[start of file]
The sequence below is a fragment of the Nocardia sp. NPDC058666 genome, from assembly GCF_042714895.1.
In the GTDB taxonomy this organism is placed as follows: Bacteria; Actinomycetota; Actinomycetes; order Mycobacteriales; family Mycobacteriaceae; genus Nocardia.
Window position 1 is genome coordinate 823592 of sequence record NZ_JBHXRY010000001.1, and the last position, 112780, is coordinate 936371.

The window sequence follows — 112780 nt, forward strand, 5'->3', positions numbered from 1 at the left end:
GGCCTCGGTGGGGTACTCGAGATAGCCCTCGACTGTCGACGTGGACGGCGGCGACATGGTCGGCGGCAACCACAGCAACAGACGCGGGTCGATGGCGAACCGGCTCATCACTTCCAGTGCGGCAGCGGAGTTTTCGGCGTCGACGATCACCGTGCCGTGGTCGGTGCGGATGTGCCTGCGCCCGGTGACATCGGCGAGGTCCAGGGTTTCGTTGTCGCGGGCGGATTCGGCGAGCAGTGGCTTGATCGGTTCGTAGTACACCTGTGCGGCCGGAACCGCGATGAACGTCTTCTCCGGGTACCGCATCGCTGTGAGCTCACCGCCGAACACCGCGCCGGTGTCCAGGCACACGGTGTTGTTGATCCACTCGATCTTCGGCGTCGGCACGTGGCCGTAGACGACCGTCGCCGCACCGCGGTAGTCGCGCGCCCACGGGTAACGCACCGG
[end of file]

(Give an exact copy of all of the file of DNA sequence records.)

The sequence below is a fragment of the Nocardia sp. NPDC058666 genome, from assembly GCF_042714895.1.
In the GTDB taxonomy this organism is placed as follows: Bacteria; Actinomycetota; Actinomycetes; order Mycobacteriales; family Mycobacteriaceae; genus Nocardia.
Window position 1 is genome coordinate 823592 of sequence record NZ_JBHXRY010000001.1, and the last position, 112780, is coordinate 936371.

The window sequence follows — 112780 nt, forward strand, 5'->3', positions numbered from 1 at the left end:
GGCCTCGGTGGGGTACTCGAGATAGCCCTCGACTGTCGACGTGGACGGCGGCGACATGGTCGGCGGCAACCACAGCAACAGACGCGGGTCGATGGCGAACCGGCTCATCACTTCCAGTGCGGCAGCGGAGTTTTCGGCGTCGACGATCACCGTGCCGTGGTCGGTGCGGATGTGCCTGCGCCCGGTGACATCGGCGAGGTCCAGGGTTTCGTTGTCGCGGGCGGATTCGGCGAGCAGTGGCTTGATCGGTTCGTAGTACACCTGTGCGGCCGGAACCGCGATGAACGTCTTCTCCGGGTACCGCATCGCTGTGAGCTCACCGCCGAACACCGCGCCGGTGTCCAGGCACACGGTGTTGTTGATCCACTCGATCTTCGGCGTCGGCACGTGGCCGTAGACGACCGTCGCCGCACCGCGGTAGTCGCGCGCCCACGGGTAACGCACCGG